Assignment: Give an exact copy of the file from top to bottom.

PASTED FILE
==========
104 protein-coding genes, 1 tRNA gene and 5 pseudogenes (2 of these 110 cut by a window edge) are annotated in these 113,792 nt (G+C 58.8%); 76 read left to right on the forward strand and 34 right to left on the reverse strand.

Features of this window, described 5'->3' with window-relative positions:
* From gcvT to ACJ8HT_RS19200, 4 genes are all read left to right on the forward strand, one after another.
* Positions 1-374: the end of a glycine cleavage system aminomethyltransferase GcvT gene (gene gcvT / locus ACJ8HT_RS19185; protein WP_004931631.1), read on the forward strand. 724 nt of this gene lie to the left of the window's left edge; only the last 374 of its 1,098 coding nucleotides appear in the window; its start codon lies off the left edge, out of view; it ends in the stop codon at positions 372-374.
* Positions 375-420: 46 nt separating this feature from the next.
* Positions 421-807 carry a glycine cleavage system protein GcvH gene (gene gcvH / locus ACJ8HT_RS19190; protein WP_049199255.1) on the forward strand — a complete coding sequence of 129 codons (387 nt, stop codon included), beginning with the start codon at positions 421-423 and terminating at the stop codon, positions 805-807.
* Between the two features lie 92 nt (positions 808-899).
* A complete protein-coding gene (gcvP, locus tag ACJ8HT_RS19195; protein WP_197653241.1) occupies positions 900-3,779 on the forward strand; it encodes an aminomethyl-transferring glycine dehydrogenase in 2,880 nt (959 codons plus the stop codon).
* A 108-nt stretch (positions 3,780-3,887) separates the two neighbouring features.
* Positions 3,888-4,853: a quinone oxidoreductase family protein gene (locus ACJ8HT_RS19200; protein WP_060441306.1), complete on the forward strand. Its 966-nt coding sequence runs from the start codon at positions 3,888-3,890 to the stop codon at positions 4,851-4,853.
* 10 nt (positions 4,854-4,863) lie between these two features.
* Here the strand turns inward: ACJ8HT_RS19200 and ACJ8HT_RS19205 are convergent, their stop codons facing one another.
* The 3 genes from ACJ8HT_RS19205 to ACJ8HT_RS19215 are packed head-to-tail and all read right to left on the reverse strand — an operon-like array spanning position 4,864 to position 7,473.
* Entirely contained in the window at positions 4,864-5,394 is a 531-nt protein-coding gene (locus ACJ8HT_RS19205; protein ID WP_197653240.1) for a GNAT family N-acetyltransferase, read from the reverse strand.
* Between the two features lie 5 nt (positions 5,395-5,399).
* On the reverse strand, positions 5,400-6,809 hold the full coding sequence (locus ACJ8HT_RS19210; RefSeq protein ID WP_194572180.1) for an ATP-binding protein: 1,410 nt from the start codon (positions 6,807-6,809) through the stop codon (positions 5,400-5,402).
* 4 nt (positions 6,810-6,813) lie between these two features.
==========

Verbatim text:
104 protein-coding genes, 1 tRNA gene and 5 pseudogenes (2 of these 110 cut by a window edge) are annotated in these 113,792 nt (G+C 58.8%); 76 read left to right on the forward strand and 34 right to left on the reverse strand.

Features of this window, described 5'->3' with window-relative positions:
* From gcvT to ACJ8HT_RS19200, 4 genes are all read left to right on the forward strand, one after another.
* Positions 1-374: the end of a glycine cleavage system aminomethyltransferase GcvT gene (gene gcvT / locus ACJ8HT_RS19185; protein WP_004931631.1), read on the forward strand. 724 nt of this gene lie to the left of the window's left edge; only the last 374 of its 1,098 coding nucleotides appear in the window; its start codon lies off the left edge, out of view; it ends in the stop codon at positions 372-374.
* Positions 375-420: 46 nt separating this feature from the next.
* Positions 421-807 carry a glycine cleavage system protein GcvH gene (gene gcvH / locus ACJ8HT_RS19190; protein WP_049199255.1) on the forward strand — a complete coding sequence of 129 codons (387 nt, stop codon included), beginning with the start codon at positions 421-423 and terminating at the stop codon, positions 805-807.
* Between the two features lie 92 nt (positions 808-899).
* A complete protein-coding gene (gcvP, locus tag ACJ8HT_RS19195; protein WP_197653241.1) occupies positions 900-3,779 on the forward strand; it encodes an aminomethyl-transferring glycine dehydrogenase in 2,880 nt (959 codons plus the stop codon).
* A 108-nt stretch (positions 3,780-3,887) separates the two neighbouring features.
* Positions 3,888-4,853: a quinone oxidoreductase family protein gene (locus ACJ8HT_RS19200; protein WP_060441306.1), complete on the forward strand. Its 966-nt coding sequence runs from the start codon at positions 3,888-3,890 to the stop codon at positions 4,851-4,853.
* 10 nt (positions 4,854-4,863) lie between these two features.
* Here the strand turns inward: ACJ8HT_RS19200 and ACJ8HT_RS19205 are convergent, their stop codons facing one another.
* The 3 genes from ACJ8HT_RS19205 to ACJ8HT_RS19215 are packed head-to-tail and all read right to left on the reverse strand — an operon-like array spanning position 4,864 to position 7,473.
* Entirely contained in the window at positions 4,864-5,394 is a 531-nt protein-coding gene (locus ACJ8HT_RS19205; protein ID WP_197653240.1) for a GNAT family N-acetyltransferase, read from the reverse strand.
* Between the two features lie 5 nt (positions 5,395-5,399).
* On the reverse strand, positions 5,400-6,809 hold the full coding sequence (locus ACJ8HT_RS19210; RefSeq protein ID WP_194572180.1) for an ATP-binding protein: 1,410 nt from the start codon (positions 6,807-6,809) through the stop codon (positions 5,400-5,402).
* 4 nt (positions 6,810-6,813) lie between these two features.